2. Good plane but not nearly enough manufactured to be effective on all fronts as the world situation continues to devolve.

  3. even the now 642 million dollar all inclusive unit cost f-22 could not drive back ISIS, but the kurdish peshmerga and other kurdish units do. iraqi troops suck, because the ex-saddam troops were alienated by maliki and they now serve in ISIS. ethnic strife will rule the middle east for decades to come and nothing will change that… europe now drowns in refugees, mainly germany, a result of shortsighted politics by crazy politicians and militarists. btw now syrian reformers say they underestimated the task of overthrowing assad and the results of the failed revolution – destabilization of syria and rise of ISIS … doh!

    • All 187 of the F-22 Raptors could not drive back ISIS because it’s an air superiority fighter with limited air-to-ground capability (essentially taking over the mission of the F-117 with this capability). The relevance of the F-22 against ISIS isn’t very valid whatsoever. The presence of the F-22 Raptor was more of an intimidation to Syria not to get involved with US airstrikes and to test the aircraft in a “safer” combat environment. To fight an enemy like ISIS you need ground troops in conjunction with air and artillery support. The initial campaigns conducted did much to degrade the fixed capabilities of ISIS but ground troops need to do the rest. At some point dropping bombs becomes counterproductive because there is nothing to drop bombs on anymore.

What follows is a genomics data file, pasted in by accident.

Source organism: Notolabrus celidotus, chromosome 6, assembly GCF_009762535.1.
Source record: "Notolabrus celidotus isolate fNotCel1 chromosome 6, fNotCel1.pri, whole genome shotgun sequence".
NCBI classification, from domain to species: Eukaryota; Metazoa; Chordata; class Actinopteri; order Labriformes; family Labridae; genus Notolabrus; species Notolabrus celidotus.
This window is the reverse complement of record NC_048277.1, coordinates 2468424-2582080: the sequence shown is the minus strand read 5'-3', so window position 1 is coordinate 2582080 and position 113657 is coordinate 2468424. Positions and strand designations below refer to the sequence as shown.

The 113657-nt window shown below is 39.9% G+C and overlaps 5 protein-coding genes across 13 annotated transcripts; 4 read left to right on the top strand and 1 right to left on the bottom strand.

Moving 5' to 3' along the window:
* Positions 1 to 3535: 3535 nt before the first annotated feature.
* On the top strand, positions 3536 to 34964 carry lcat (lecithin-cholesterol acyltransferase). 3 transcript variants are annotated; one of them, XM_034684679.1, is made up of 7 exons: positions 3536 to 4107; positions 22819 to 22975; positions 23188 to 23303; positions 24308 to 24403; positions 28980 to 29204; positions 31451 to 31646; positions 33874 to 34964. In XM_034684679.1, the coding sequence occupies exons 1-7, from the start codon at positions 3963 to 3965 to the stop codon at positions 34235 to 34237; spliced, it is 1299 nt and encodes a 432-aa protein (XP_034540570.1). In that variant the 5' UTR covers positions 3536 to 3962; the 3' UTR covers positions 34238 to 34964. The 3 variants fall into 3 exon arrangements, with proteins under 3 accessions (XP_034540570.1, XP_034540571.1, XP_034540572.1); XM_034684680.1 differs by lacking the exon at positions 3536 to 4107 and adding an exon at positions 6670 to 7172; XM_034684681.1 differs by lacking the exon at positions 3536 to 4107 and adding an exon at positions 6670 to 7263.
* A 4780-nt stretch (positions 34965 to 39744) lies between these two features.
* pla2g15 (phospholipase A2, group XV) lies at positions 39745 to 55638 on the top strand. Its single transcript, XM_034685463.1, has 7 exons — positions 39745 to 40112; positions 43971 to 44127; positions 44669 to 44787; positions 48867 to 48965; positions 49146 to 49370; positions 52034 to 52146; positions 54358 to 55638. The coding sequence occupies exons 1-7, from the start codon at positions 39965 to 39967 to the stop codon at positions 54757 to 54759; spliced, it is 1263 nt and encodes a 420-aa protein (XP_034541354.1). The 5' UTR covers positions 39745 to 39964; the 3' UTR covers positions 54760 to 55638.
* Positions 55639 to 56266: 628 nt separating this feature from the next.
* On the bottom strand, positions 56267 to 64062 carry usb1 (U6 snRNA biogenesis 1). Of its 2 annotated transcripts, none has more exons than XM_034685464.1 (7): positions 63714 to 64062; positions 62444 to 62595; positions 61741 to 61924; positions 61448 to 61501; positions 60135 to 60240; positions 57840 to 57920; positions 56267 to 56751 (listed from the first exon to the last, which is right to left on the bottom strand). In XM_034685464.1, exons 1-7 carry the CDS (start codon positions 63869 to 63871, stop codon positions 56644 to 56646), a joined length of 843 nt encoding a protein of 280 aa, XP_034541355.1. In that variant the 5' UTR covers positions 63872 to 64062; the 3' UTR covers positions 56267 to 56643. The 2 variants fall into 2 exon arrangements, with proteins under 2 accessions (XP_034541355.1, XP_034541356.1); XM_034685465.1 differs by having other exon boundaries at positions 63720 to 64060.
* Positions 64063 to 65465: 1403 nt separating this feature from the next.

• Exactly! It is more psychological then militarily sound to use F-22 to scare Assad and fight ISIS.
        First of all,Assad would never attack US first as he is not mad idiot, second F-22 is worthless against single walking terrorist.

        • Given the mesmerizing politics of the region I wouldn’t put it past Assad to say something to the effect of, “Listen you have my approval to bomb them into oblivion but I can’t lose face so deploy some of those new F-22s so that I have ‘no choice’ but to back down.” So like with Pakistan and Yemen, the government will decry US action but on the back end approve and allow it, albeit the Pakistani situation is much more complex. Yemen is pretty cut and dry – well it was, now it’s a mess.